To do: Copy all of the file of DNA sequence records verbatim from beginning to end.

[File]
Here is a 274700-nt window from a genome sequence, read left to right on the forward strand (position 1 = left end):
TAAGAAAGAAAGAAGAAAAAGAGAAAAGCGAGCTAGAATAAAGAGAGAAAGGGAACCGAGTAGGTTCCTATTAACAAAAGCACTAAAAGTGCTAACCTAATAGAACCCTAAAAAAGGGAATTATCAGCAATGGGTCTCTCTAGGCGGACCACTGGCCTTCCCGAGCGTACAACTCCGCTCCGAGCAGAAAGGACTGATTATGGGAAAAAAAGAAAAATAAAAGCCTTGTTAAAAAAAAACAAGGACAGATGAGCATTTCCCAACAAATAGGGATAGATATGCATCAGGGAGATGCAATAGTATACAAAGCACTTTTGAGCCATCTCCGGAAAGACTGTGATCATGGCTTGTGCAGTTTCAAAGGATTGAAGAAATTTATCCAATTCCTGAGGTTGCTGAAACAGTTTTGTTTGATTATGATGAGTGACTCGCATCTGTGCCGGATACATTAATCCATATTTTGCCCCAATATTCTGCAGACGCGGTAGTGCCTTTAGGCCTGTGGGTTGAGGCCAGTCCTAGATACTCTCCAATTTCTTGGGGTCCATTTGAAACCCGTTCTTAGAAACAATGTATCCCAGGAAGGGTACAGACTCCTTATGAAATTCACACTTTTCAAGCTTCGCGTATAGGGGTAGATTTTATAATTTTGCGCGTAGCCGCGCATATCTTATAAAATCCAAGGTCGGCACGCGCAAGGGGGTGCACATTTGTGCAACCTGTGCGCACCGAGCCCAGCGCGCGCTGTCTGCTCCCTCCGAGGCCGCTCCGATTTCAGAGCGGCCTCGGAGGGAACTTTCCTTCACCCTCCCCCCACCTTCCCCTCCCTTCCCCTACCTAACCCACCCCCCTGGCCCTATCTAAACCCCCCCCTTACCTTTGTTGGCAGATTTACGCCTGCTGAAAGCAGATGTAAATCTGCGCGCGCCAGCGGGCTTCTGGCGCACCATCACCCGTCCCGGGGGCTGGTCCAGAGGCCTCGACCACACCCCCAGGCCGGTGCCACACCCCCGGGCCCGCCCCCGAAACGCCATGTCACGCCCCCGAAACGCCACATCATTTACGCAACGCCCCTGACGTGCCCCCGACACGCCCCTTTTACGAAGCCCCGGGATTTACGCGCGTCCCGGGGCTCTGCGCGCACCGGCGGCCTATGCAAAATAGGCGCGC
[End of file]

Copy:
Here is a 274700-nt window from a genome sequence, read left to right on the forward strand (position 1 = left end):
TAAGAAAGAAAGAAGAAAAAGAGAAAAGCGAGCTAGAATAAAGAGAGAAAGGGAACCGAGTAGGTTCCTATTAACAAAAGCACTAAAAGTGCTAACCTAATAGAACCCTAAAAAAGGGAATTATCAGCAATGGGTCTCTCTAGGCGGACCACTGGCCTTCCCGAGCGTACAACTCCGCTCCGAGCAGAAAGGACTGATTATGGGAAAAAAAGAAAAATAAAAGCCTTGTTAAAAAAAAACAAGGACAGATGAGCATTTCCCAACAAATAGGGATAGATATGCATCAGGGAGATGCAATAGTATACAAAGCACTTTTGAGCCATCTCCGGAAAGACTGTGATCATGGCTTGTGCAGTTTCAAAGGATTGAAGAAATTTATCCAATTCCTGAGGTTGCTGAAACAGTTTTGTTTGATTATGATGAGTGACTCGCATCTGTGCCGGATACATTAATCCATATTTTGCCCCAATATTCTGCAGACGCGGTAGTGCCTTTAGGCCTGTGGGTTGAGGCCAGTCCTAGATACTCTCCAATTTCTTGGGGTCCATTTGAAACCCGTTCTTAGAAACAATGTATCCCAGGAAGGGTACAGACTCCTTATGAAATTCACACTTTTCAAGCTTCGCGTATAGGGGTAGATTTTATAATTTTGCGCGTAGCCGCGCATATCTTATAAAATCCAAGGTCGGCACGCGCAAGGGGGTGCACATTTGTGCAACCTGTGCGCACCGAGCCCAGCGCGCGCTGTCTGCTCCCTCCGAGGCCGCTCCGATTTCAGAGCGGCCTCGGAGGGAACTTTCCTTCACCCTCCCCCCACCTTCCCCTCCCTTCCCCTACCTAACCCACCCCCCTGGCCCTATCTAAACCCCCCCCTTACCTTTGTTGGCAGATTTACGCCTGCTGAAAGCAGATGTAAATCTGCGCGCGCCAGCGGGCTTCTGGCGCACCATCACCCGTCCCGGGGGCTGGTCCAGAGGCCTCGACCACACCCCCAGGCCGGTGCCACACCCCCGGGCCCGCCCCCGAAACGCCATGTCACGCCCCCGAAACGCCACATCATTTACGCAACGCCCCTGACGTGCCCCCGACACGCCCCTTTTACGAAGCCCCGGGATTTACGCGCGTCCCGGGGCTCTGCGCGCACCGGCGGCCTATGCAAAATAGGCGCGC